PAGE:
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Electronic theses: the turning point

Electronic theses: the turning point Purpose – To describe the key findings of the UK JISC‐funded Electronic Theses project that was led by The Robert Gordon University, as well as the results of associated projects that formed part of the JISC‐funded “FAIR” programme, and the way in which the recommendations will be taken forward. Design/methodology/approach – The research involved: an assessment of existing best practice relating to the production, management and use of e‐theses; the use of questionnaires to obtain feedback from potential users; the identification and testing of potentially useful software; consideration of the elements required in a metadata core set, and discussions with representative bodies to ensure that the model recommended for use in the UK had support from the key stakeholders. Findings – Information is provided about the value of the NDLTD web site, the suitability of DSpace and EPrints software for institutional e‐theses repositories, and the recommended infrastructure for the operation of an e‐theses service at national level. Details are included about the agreed metadata core set for UK e‐theses, and advice is provided about administrative, legal and cultural issues. Practical implications – The JISC‐funded EThOS project is taking forward many of the recommendations from the Electronic Theses project. Originality/value – The research results described in this paper will be of use to institutions, which are aiming to establish their own e‐theses collections. The details provided about the UK approach towards the management of e‐theses may be of use in countries, which have not yet made their theses available in electronic format. http://www.deepdyve.com/assets/images/DeepDyve-Logo-lg.png Program: electronic library and information systems Emerald Publishing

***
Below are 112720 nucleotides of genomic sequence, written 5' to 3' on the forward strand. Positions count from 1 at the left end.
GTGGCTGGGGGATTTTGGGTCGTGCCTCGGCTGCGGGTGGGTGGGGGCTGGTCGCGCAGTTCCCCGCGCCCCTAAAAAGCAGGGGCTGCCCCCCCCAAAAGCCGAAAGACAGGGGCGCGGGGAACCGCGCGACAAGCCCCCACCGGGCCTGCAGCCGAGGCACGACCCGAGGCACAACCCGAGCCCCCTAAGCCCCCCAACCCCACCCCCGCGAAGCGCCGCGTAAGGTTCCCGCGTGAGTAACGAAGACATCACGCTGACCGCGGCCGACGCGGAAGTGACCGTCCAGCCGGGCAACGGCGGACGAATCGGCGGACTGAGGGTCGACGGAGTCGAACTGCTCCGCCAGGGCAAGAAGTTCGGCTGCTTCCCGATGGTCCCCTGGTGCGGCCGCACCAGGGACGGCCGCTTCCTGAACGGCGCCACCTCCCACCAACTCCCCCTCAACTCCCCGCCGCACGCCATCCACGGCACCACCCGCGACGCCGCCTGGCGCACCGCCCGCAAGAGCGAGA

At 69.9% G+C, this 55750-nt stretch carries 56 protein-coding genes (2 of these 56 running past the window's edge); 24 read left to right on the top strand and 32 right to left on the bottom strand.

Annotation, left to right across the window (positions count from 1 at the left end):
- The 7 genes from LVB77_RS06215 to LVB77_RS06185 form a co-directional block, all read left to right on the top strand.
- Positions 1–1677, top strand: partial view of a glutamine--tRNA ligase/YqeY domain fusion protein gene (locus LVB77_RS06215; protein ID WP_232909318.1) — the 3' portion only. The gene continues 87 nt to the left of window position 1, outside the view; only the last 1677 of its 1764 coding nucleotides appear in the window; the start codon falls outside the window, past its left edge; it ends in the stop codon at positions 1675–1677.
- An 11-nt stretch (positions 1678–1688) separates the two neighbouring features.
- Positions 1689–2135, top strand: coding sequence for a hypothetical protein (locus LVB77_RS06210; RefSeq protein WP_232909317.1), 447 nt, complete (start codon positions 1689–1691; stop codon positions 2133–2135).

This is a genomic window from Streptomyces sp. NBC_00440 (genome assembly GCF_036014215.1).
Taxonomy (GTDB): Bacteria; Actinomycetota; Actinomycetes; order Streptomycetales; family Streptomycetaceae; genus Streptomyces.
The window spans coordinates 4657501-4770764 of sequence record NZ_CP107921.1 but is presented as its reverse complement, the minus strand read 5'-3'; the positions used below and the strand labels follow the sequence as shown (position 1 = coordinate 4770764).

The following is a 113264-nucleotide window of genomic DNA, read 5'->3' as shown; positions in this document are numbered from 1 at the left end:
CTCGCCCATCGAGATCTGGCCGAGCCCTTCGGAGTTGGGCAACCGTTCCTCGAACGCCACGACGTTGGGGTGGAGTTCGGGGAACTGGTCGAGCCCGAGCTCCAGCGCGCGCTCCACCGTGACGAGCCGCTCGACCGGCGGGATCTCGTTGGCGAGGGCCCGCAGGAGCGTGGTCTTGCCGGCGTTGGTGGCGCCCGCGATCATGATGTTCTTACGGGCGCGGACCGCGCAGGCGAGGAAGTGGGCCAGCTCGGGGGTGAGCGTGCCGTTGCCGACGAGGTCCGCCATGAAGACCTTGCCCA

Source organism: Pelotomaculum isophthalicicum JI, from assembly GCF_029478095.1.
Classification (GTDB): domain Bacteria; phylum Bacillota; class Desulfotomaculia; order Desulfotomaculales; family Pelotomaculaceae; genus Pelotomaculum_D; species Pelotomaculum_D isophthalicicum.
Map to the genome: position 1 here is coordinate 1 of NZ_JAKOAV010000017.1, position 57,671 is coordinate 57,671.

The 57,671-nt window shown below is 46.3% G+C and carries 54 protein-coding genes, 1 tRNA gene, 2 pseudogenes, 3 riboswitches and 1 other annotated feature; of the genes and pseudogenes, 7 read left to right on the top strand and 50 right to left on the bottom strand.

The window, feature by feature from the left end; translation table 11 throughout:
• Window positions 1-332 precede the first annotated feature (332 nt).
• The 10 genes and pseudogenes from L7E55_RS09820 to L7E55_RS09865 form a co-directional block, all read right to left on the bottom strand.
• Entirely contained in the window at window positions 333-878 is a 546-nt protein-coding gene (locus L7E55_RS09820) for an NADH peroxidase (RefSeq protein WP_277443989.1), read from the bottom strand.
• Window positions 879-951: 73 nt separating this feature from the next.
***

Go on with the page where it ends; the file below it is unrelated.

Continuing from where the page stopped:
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Publisher
Emerald Publishing
Copyright
Copyright © 2005 Emerald Group Publishing Limited. All rights reserved.
ISSN
0033-0337
DOI
10.1108/00330330510610546
Publisher site
See Article on Publisher Site

Abstract

Purpose – To describe the key findings of the UK JISC‐funded Electronic Theses project that was led by The Robert Gordon University, as well as the results of associated projects that formed part of the JISC‐funded “FAIR” programme, and the way in which the recommendations will be taken forward. Design/methodology/approach – The research involved: an assessment of existing best practice relating to the production, management and use of e‐theses; the use of questionnaires to obtain feedback from potential users; the identification and testing of potentially useful software; consideration of the elements required in a metadata core set, and discussions with representative bodies to ensure that the model recommended for use in the UK had support from the key stakeholders. Findings – Information is provided about the value of the NDLTD web site, the suitability of DSpace and EPrints software for institutional e‐theses repositories, and the recommended infrastructure for the operation of an e‐theses service at national level. Details are included about the agreed metadata core set for UK e‐theses, and advice is provided about administrative, legal and cultural issues. Practical implications – The JISC‐funded EThOS project is taking forward many of the recommendations from the Electronic Theses project. Originality/value – The research results described in this paper will be of use to institutions, which are aiming to establish their own e‐theses collections. The details provided about the UK approach towards the management of e‐theses may be of use in countries, which have not yet made their theses available in electronic format.

Journal

Program: electronic library and information systemsEmerald Publishing

Published: Sep 1, 2005

Keywords: Theses; Best practice; Higher education; United Kingdom; Electronic publishing

References